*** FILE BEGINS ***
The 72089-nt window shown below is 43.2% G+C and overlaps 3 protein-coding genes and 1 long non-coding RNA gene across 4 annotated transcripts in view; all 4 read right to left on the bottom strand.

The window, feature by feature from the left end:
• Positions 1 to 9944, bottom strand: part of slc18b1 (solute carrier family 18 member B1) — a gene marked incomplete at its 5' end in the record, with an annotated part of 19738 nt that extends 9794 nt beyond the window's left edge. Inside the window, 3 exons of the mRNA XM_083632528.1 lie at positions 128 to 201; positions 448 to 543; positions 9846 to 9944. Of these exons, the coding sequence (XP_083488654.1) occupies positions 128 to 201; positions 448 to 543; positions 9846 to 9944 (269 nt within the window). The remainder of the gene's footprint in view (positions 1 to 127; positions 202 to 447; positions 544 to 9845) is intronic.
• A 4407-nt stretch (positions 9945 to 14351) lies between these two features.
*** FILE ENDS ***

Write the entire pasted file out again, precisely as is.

The 72089-nt window shown below is 43.2% G+C and overlaps 3 protein-coding genes and 1 long non-coding RNA gene across 4 annotated transcripts in view; all 4 read right to left on the bottom strand.

The window, feature by feature from the left end:
• Positions 1 to 9944, bottom strand: part of slc18b1 (solute carrier family 18 member B1) — a gene marked incomplete at its 5' end in the record, with an annotated part of 19738 nt that extends 9794 nt beyond the window's left edge. Inside the window, 3 exons of the mRNA XM_083632528.1 lie at positions 128 to 201; positions 448 to 543; positions 9846 to 9944. Of these exons, the coding sequence (XP_083488654.1) occupies positions 128 to 201; positions 448 to 543; positions 9846 to 9944 (269 nt within the window). The remainder of the gene's footprint in view (positions 1 to 127; positions 202 to 447; positions 544 to 9845) is intronic.
• A 4407-nt stretch (positions 9945 to 14351) lies between these two features.